Germany’s Withdrawal from Afghanistan puts its Security Policy Back at Square One
Germany and the EU should stick to their guns and avoid armed conflict at all cost.
On 29 June 2021, a press release announcing that the last German soldiers were leaving Afghanistan coincided with the German team leaving the confusingly named EURO 2020 tournament at the hands of the English. The following day’s postmortem of the football team’s earlier than expected return home took up much more space in the news than the Bundeswehr’s much-later than expected return from Central Asia. This is a shame for more reasons than one. While Germany’s football team will surely recover by the time of next year’s World Cup in Qatar, Germany’s and by extension Europe’s security policy has been changed forever by the mission in Afghanistan.
Afghanistan was the longest and deadliest campaign in Germany’s post-war history. In 2001, Germany decided to send troops to Afghanistan as part of the international coalition to defeat the Taliban. This was only two years after Germany’s first military operation after the Second World War had started with a bang. In May 1999, a pacifist member of the Green party had thrown a paint container at Joschka Fischer, the country’s Foreign Minister at the time and a member of the Green party, that injured his ear drum just as the party was deliberating over whether to accede to the bombing of Serbia over its actions in Kosovo.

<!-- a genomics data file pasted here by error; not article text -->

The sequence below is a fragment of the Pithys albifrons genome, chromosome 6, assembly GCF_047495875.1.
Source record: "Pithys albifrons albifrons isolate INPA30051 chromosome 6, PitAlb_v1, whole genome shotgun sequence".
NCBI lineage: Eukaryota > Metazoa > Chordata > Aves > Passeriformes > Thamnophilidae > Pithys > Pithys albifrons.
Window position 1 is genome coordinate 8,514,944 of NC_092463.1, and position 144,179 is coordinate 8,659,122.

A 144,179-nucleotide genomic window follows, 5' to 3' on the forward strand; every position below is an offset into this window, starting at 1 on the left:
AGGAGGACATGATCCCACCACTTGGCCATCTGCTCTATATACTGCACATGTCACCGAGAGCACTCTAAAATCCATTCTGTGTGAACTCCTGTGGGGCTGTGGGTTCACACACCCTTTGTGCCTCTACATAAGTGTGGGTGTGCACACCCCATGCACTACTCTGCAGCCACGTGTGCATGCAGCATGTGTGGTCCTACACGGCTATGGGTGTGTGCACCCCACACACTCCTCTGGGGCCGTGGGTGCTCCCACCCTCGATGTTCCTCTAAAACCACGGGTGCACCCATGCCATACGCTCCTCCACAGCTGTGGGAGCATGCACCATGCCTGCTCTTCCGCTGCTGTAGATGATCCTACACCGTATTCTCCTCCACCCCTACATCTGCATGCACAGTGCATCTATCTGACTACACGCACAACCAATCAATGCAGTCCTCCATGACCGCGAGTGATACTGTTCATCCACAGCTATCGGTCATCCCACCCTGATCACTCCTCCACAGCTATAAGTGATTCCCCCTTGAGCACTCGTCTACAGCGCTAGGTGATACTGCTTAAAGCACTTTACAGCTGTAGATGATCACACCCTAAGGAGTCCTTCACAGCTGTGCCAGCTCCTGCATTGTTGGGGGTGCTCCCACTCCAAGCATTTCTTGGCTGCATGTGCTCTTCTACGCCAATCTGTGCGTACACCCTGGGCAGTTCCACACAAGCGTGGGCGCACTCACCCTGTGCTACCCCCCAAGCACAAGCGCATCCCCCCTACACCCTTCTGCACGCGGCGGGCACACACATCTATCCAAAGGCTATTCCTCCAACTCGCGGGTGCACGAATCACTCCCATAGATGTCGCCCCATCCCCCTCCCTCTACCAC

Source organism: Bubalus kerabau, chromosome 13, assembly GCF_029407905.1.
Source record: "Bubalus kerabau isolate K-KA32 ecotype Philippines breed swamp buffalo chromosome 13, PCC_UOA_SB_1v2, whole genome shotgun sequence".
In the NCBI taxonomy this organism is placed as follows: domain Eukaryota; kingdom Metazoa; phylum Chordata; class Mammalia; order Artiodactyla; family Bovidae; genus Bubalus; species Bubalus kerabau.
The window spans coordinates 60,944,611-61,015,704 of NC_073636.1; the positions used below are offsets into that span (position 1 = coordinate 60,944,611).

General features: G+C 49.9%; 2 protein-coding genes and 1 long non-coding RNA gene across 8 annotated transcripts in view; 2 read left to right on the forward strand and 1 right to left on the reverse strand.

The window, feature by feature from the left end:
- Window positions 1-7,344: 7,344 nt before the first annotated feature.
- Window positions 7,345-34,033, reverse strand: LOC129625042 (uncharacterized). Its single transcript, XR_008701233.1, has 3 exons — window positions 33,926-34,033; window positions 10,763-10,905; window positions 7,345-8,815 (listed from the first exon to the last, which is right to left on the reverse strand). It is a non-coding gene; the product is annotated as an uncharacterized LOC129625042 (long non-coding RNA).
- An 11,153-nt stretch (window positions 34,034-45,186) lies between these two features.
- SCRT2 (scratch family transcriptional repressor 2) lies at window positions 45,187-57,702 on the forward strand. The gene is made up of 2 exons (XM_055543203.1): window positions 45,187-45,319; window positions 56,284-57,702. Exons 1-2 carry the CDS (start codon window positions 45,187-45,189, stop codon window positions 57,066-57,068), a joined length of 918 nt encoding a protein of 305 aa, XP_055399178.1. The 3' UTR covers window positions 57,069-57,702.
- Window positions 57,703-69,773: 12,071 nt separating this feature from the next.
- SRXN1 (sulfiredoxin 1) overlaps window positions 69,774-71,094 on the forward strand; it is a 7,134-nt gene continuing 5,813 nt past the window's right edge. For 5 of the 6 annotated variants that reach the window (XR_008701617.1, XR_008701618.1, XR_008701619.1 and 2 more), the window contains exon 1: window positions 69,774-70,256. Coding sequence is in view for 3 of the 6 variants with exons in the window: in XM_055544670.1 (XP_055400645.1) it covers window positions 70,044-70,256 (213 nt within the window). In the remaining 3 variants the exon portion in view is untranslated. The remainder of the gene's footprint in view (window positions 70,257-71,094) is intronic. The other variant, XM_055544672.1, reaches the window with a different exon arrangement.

Now after 20 years, the lessons to be drawn from Germany’s experience in Afghanistan will determine the near and mid-term future of the European Union as a geopolitical force. However, to be clear, although Germany had the second largest troop contingent, their withdrawal does not change the fate of Afghanistan. It is the American troop withdrawal that is set to pave the way for the Taliban to extend their rule from the countryside and overrun the towns as well. What the U.S. decision to withdraw brings home to Berlin as much as to Brussels is that the U.S., irrespective of who sits in the White House, is primarily focused on China as its main challenge to a global order conducive to U.S. interests and values. In turn, Washington appears less inclined to take the lead in political and security crises of a second order that do not directly impact the homeland. Nicaragua and Guatemala matter more than Northern Iraq or Georgia.